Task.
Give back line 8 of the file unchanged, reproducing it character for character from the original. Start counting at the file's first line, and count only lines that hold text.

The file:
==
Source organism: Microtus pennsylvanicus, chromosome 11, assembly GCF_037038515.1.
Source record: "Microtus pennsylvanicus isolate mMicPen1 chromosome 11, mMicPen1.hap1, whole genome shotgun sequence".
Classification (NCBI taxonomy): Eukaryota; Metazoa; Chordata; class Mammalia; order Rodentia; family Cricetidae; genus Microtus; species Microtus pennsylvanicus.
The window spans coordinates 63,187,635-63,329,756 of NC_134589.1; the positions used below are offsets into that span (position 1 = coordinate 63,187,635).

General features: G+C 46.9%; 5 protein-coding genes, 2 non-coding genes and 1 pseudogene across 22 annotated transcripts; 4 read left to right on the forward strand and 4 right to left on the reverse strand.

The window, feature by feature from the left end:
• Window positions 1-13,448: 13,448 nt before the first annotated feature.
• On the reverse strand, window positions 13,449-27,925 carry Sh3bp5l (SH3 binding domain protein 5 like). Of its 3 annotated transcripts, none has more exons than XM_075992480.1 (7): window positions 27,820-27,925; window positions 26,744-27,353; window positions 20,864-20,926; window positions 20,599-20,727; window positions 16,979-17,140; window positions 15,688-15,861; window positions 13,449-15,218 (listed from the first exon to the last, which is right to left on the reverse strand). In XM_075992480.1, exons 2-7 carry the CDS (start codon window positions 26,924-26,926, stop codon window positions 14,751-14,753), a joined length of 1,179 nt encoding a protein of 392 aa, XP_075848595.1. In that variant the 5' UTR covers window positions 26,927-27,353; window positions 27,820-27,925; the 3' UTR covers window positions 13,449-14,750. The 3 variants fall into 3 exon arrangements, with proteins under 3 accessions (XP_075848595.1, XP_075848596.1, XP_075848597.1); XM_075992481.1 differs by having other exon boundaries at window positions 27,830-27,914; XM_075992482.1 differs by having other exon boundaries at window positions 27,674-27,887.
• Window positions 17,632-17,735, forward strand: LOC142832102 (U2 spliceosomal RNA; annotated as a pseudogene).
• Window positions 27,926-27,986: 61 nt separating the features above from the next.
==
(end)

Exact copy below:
• On the reverse strand, window positions 13,449-27,925 carry Sh3bp5l (SH3 binding domain protein 5 like). Of its 3 annotated transcripts, none has more exons than XM_075992480.1 (7): window positions 27,820-27,925; window positions 26,744-27,353; window positions 20,864-20,926; window positions 20,599-20,727; window positions 16,979-17,140; window positions 15,688-15,861; window positions 13,449-15,218 (listed from the first exon to the last, which is right to left on the reverse strand). In XM_075992480.1, exons 2-7 carry the CDS (start codon window positions 26,924-26,926, stop codon window positions 14,751-14,753), a joined length of 1,179 nt encoding a protein of 392 aa, XP_075848595.1. In that variant the 5' UTR covers window positions 26,927-27,353; window positions 27,820-27,925; the 3' UTR covers window positions 13,449-14,750. The 3 variants fall into 3 exon arrangements, with proteins under 3 accessions (XP_075848595.1, XP_075848596.1, XP_075848597.1); XM_075992481.1 differs by having other exon boundaries at window positions 27,830-27,914; XM_075992482.1 differs by having other exon boundaries at window positions 27,674-27,887.